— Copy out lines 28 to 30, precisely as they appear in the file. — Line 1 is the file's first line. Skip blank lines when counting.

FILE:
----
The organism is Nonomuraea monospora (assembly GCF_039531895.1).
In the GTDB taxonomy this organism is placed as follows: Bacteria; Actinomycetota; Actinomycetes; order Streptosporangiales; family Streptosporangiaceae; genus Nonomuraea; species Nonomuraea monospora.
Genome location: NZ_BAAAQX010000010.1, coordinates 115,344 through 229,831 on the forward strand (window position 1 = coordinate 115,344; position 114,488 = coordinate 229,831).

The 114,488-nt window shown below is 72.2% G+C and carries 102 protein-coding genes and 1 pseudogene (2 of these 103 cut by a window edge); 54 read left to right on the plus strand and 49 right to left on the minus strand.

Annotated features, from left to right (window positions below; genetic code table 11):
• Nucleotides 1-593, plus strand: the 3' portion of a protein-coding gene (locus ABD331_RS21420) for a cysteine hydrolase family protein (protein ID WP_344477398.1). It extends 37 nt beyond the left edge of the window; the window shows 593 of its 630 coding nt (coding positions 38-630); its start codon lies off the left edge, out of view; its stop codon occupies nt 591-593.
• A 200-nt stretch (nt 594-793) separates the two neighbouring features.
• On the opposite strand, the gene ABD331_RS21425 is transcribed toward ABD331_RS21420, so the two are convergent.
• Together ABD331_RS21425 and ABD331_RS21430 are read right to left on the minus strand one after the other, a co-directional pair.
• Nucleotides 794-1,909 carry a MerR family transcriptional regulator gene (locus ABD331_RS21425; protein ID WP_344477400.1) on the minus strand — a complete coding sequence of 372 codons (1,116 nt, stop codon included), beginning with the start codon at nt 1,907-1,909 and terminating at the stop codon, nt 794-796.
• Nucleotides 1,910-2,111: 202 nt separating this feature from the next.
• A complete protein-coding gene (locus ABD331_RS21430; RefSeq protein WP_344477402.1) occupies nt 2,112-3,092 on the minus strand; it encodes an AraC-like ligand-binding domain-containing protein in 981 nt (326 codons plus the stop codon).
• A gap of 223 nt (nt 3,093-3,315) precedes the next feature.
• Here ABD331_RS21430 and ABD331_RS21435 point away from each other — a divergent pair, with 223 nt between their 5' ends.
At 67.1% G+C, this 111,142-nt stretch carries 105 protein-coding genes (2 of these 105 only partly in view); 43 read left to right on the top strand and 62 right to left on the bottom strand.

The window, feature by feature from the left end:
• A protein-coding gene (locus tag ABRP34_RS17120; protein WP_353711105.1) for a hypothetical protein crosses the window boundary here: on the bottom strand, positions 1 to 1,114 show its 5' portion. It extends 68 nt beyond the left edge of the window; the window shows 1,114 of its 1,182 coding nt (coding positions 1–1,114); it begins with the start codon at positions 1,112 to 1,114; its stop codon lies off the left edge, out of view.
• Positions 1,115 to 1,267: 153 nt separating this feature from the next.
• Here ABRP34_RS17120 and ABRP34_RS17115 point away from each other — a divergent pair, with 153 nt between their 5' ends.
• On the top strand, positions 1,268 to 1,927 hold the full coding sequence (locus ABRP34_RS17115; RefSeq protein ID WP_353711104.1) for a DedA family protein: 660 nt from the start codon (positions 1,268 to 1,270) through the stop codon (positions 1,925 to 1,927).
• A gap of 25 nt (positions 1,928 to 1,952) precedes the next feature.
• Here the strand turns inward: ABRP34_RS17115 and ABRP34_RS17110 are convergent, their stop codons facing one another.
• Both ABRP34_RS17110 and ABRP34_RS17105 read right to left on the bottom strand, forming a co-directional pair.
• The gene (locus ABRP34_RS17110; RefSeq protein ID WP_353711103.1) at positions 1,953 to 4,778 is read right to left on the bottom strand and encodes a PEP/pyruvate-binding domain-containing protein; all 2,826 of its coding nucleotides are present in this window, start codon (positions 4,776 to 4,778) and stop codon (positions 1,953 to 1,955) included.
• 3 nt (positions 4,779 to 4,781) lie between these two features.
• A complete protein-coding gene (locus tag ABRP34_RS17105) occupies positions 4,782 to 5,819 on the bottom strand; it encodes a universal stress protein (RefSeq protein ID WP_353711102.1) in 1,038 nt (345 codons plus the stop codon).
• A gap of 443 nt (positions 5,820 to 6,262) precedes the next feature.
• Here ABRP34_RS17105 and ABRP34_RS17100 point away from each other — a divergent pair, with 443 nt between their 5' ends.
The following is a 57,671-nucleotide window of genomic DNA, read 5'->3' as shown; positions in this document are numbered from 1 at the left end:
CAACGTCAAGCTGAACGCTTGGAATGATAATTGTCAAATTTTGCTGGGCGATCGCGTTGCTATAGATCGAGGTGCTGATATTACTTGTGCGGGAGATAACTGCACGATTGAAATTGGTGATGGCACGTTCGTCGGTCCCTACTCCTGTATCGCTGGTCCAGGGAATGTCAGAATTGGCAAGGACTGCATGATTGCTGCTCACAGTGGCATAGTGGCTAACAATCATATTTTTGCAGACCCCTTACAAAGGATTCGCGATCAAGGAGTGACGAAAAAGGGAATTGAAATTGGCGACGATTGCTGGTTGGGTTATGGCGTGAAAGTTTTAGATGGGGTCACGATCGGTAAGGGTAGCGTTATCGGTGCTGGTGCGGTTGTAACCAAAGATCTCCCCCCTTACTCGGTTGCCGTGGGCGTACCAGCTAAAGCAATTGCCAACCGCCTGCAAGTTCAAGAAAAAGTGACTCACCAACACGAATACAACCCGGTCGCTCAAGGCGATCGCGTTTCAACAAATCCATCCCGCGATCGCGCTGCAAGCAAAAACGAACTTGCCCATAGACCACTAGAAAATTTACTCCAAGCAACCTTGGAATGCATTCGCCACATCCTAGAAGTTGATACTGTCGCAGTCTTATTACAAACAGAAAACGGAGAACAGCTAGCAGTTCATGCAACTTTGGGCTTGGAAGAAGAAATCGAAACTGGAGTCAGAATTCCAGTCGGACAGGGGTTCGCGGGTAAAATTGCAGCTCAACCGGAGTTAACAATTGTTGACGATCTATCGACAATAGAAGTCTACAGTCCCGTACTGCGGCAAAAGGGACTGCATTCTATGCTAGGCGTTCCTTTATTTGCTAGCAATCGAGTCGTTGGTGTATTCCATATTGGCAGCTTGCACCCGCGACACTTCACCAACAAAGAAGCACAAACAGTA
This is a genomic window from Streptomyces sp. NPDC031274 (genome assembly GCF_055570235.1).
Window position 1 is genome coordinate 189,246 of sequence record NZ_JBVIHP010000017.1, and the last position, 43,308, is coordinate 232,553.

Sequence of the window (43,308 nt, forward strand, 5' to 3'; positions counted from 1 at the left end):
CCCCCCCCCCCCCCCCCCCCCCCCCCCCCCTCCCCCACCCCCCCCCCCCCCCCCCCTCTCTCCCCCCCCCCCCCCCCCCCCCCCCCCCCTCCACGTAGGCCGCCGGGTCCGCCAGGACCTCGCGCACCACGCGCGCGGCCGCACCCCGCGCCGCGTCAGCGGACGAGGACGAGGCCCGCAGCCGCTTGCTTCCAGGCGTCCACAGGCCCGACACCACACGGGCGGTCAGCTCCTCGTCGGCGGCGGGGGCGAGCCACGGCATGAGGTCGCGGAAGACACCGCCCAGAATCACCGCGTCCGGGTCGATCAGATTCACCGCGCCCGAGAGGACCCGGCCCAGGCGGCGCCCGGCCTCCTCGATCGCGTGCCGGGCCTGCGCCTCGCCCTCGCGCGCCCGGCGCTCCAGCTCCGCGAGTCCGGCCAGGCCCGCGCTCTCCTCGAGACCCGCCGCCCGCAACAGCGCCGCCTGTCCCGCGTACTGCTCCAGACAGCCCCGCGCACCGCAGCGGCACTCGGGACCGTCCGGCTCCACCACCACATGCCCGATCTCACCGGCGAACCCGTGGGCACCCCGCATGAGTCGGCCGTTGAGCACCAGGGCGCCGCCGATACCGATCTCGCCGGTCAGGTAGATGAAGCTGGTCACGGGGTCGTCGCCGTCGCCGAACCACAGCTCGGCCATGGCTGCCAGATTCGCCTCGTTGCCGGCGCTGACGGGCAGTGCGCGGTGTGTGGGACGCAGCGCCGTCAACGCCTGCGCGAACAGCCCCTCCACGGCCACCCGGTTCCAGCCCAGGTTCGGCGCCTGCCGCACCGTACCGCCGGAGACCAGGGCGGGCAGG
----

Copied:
• Here ABRP34_RS17105 and ABRP34_RS17100 point away from each other — a divergent pair, with 443 nt between their 5' ends.
The following is a 57,671-nucleotide window of genomic DNA, read 5'->3' as shown; positions in this document are numbered from 1 at the left end:
CAACGTCAAGCTGAACGCTTGGAATGATAATTGTCAAATTTTGCTGGGCGATCGCGTTGCTATAGATCGAGGTGCTGATATTACTTGTGCGGGAGATAACTGCACGATTGAAATTGGTGATGGCACGTTCGTCGGTCCCTACTCCTGTATCGCTGGTCCAGGGAATGTCAGAATTGGCAAGGACTGCATGATTGCTGCTCACAGTGGCATAGTGGCTAACAATCATATTTTTGCAGACCCCTTACAAAGGATTCGCGATCAAGGAGTGACGAAAAAGGGAATTGAAATTGGCGACGATTGCTGGTTGGGTTATGGCGTGAAAGTTTTAGATGGGGTCACGATCGGTAAGGGTAGCGTTATCGGTGCTGGTGCGGTTGTAACCAAAGATCTCCCCCCTTACTCGGTTGCCGTGGGCGTACCAGCTAAAGCAATTGCCAACCGCCTGCAAGTTCAAGAAAAAGTGACTCACCAACACGAATACAACCCGGTCGCTCAAGGCGATCGCGTTTCAACAAATCCATCCCGCGATCGCGCTGCAAGCAAAAACGAACTTGCCCATAGACCACTAGAAAATTTACTCCAAGCAACCTTGGAATGCATTCGCCACATCCTAGAAGTTGATACTGTCGCAGTCTTATTACAAACAGAAAACGGAGAACAGCTAGCAGTTCATGCAACTTTGGGCTTGGAAGAAGAAATCGAAACTGGAGTCAGAATTCCAGTCGGACAGGGGTTCGCGGGTAAAATTGCAGCTCAACCGGAGTTAACAATTGTTGACGATCTATCGACAATAGAAGTCTACAGTCCCGTACTGCGGCAAAAGGGACTGCATTCTATGCTAGGCGTTCCTTTATTTGCTAGCAATCGAGTCGTTGGTGTATTCCATATTGGCAGCTTGCACCCGCGACACTTCACCAACAAAGAAGCACAAACAGTA